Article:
Enhance Productivity and Efficiency with Stephen’s Innovation Insights

Innovation Insights by Stephen Shapiro

Sometimes the best way to learn innovative approaches to innovation is to read something completely different…

If you want to be a better innovator, there are hundreds (maybe thousands) of great books on the topic.

But as I mentioned in an earlier article, expertise can be the enemy of innovation. The more you know about a topic, the harder it is for you to think differently about it. The solution? Look outside your industry or area of expertise.

The same is true with innovation.

If you want to be a better innovator, start reading books that have nothing to do with business or innovation.

Over the years I’ve had the pleasure of reading many non-business books that have shaped my views on innovation… and life.

Here are five that I recommend to anyone who is looking to look at the world differently.

Surely You’re Joking, Mr. Feynman!: Adventures of a Curious Character by Richard Feynman
This is one of my favorite book of all times. It is the autobiography of Richard Feynman, a Nobel-Prize winning physicist. He was a brilliant man who solved some of the most complex problems of our times. Fortunately, this book is not written for the Sheldon Coopers of the world (the nerdy character on Big Bang Theory who’s a big Richard Feinman fan). This book can be enjoyed by anyone. It is about his antics doing interesting and unusual adventures such as becoming a safe cracker, studying the movement patterns of ants, and playing music in Brazil. Each chapter is a different story. Each story has a powerful lesson for innovators. And you will laugh at loud.

Man’s Search for Meaning by Viktor Frankl
Long before Simon Sinek wrote about the importance of “why,” Frankl wrote about the power of meaning. The first half of the book was written during his time in a concentration camp during World War II. He found that those who has meaning in their life had a better chance of surviving. Those who had no purpose gave up and withered away. These same principles apply to businesses and innovation. What’s the meaning behind your work? For me, this was a life-changing book.

Einstein’s Dreams by Alan Lightman
This is an incredibly clever book. It is the fictional story of Albert Einstein when he worked in the patent office. Every night when he went to sleep, he envisioned the universe through a different lens. What would it mean if the world was a circle, bending back on itself, repeating over and over? What would the world look like if it were a nightingale trapped by a bell jar? What if the world had no time, only images? The concept of lenses is a powerful one for all innovators to help them look at a problem with fresh eyes.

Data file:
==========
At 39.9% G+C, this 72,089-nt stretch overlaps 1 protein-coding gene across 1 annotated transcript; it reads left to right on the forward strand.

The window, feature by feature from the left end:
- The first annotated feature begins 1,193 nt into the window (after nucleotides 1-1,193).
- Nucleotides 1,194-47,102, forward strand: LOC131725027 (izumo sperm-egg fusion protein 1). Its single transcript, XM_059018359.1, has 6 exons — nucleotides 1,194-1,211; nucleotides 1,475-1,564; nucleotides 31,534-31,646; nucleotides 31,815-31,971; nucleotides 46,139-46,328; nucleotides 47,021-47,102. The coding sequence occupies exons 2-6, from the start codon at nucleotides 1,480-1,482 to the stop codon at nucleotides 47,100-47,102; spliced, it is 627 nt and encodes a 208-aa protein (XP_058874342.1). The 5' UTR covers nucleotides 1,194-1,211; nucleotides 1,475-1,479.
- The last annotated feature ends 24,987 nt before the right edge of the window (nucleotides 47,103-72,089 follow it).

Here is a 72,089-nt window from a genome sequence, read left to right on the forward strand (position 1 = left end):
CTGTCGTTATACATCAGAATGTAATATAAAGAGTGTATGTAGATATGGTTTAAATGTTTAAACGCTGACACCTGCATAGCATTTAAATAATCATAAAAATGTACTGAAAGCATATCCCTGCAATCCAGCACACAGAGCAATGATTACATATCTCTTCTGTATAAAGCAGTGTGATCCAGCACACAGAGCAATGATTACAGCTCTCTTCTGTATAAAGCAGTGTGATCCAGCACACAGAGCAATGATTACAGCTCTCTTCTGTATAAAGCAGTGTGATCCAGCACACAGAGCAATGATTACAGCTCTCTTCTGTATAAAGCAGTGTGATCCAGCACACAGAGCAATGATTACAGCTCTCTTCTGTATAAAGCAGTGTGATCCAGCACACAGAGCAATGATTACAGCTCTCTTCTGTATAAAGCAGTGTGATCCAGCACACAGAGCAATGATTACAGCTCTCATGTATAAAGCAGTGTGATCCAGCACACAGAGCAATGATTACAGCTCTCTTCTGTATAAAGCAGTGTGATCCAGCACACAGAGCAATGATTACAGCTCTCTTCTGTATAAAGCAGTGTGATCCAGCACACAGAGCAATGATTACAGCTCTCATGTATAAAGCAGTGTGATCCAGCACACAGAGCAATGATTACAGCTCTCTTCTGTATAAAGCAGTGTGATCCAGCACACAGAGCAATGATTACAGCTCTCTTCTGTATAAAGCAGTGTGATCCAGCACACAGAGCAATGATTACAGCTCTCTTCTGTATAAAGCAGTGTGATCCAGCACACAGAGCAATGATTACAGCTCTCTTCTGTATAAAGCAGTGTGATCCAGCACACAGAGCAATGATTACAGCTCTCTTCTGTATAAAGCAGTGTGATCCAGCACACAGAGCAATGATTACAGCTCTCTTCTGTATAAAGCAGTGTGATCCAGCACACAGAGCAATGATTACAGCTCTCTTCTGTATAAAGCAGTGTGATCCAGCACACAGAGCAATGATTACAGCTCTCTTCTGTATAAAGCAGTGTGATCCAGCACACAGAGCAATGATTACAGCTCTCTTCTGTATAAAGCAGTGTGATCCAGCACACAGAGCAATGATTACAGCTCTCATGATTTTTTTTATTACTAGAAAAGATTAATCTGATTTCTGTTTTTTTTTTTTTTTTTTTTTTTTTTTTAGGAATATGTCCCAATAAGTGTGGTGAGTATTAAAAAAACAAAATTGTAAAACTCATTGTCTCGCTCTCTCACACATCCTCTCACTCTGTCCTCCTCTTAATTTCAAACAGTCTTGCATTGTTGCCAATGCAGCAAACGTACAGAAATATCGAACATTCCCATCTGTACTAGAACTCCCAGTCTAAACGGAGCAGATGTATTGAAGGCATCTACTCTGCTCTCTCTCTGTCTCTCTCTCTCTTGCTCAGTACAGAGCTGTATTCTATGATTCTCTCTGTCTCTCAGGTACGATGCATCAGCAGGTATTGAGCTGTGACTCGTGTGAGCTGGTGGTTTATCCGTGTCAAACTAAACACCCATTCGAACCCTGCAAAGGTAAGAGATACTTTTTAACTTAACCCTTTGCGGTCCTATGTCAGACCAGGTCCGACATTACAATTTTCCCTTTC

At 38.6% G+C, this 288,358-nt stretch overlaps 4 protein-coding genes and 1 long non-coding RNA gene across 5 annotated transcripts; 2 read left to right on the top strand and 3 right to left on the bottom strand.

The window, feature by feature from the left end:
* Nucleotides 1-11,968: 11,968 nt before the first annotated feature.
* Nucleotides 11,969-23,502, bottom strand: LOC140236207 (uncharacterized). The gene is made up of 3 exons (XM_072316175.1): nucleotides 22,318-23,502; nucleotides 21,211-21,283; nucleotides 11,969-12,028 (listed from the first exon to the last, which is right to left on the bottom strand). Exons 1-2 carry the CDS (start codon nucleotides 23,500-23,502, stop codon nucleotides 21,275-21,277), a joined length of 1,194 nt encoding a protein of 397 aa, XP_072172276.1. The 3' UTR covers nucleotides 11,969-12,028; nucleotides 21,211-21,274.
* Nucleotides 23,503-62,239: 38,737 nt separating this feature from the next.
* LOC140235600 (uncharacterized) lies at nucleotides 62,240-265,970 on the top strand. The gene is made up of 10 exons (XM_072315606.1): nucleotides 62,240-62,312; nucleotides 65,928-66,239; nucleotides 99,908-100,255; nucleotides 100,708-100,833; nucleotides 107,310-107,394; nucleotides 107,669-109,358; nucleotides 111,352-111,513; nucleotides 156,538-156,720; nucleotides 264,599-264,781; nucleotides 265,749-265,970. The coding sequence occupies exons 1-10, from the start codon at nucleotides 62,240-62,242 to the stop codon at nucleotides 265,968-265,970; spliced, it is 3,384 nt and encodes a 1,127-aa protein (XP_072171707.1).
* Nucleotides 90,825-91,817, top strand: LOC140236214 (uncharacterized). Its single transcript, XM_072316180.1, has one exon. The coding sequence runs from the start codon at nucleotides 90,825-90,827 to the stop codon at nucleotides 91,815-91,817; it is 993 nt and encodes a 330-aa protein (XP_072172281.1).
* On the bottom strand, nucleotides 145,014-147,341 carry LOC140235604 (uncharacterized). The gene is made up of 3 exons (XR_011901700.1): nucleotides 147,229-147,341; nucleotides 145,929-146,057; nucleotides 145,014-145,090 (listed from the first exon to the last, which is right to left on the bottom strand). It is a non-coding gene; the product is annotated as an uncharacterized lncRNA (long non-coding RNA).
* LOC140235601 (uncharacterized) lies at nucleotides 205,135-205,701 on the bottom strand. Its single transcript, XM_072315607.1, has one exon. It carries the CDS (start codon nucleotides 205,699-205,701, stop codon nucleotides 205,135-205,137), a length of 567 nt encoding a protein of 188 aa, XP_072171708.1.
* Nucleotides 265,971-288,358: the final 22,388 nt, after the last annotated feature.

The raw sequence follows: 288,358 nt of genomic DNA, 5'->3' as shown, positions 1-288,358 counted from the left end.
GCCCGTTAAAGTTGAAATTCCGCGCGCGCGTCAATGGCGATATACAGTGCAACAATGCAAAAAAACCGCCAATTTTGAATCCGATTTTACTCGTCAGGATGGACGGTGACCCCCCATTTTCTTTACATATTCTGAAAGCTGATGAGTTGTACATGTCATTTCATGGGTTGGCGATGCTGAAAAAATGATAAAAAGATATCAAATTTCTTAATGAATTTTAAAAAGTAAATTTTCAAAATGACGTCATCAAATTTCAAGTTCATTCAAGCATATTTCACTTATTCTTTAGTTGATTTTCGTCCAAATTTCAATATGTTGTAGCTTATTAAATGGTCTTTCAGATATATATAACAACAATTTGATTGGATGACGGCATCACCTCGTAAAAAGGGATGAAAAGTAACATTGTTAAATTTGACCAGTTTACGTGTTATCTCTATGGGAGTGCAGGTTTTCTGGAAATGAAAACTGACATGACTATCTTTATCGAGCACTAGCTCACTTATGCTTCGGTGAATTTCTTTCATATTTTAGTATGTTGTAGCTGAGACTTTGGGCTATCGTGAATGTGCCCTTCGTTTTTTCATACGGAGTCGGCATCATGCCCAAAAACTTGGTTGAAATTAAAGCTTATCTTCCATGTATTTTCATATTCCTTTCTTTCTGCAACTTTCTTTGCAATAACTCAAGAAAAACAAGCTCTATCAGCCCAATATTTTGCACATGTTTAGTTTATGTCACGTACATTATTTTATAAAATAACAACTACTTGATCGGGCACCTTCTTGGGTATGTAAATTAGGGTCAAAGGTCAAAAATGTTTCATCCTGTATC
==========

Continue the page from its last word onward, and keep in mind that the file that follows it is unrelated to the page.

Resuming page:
Sleights of Mind: What the Neuroscience of Magic Reveals about Our Everyday Deceptions by Stephen L. Macknik, Susana Martinez-Conde, and Sandra Blakeslee
I love magic and there is so much for innovators to learn from magicians, as I wrote in an earlier article. But this book was written by neuroscientists, not prestidigitators. It focuses on how magic fools the brain. In a nutshell, you can’t believe what you see. The same is true for innovators. When running experiments, the brain may trick us. When developing new ideas, we may have blindspots preventing us from seeing truly exceptional solutions. By understanding these mechanisms, we can avoid some of the traps we tall into as innovators. Time to put a little magic in your innovations!

The Complete Sherlock Holmes by Arthur Conan Doyle
Growing up, one of my first literary loves was “Encyclopedia Brown” books by Donald Sobol. Encyclopedia Brown is a boy detective who solves mysteries in his neighborhood. As I grew older, I became a fan of Sherlock Holmes books. In some respects, I think I can trace my love for innovation to Sherlock Holmes. He solved challenging problems by questioning all assumptions. One of the quotes I love is, “It is a capital mistake to theorize before one has data. Insensibly one begins to twist facts to suit theories, instead of theories to suit facts.” It describes a common mistake of innovators. We often get too attached to our ideas, and therefore ignore evidence that goes against our beliefs. This is why so many innovations fail. There’s so much to learn from this master detective.

What other non-business books do you like for innovation?

You can read the original article on the Inc. website.

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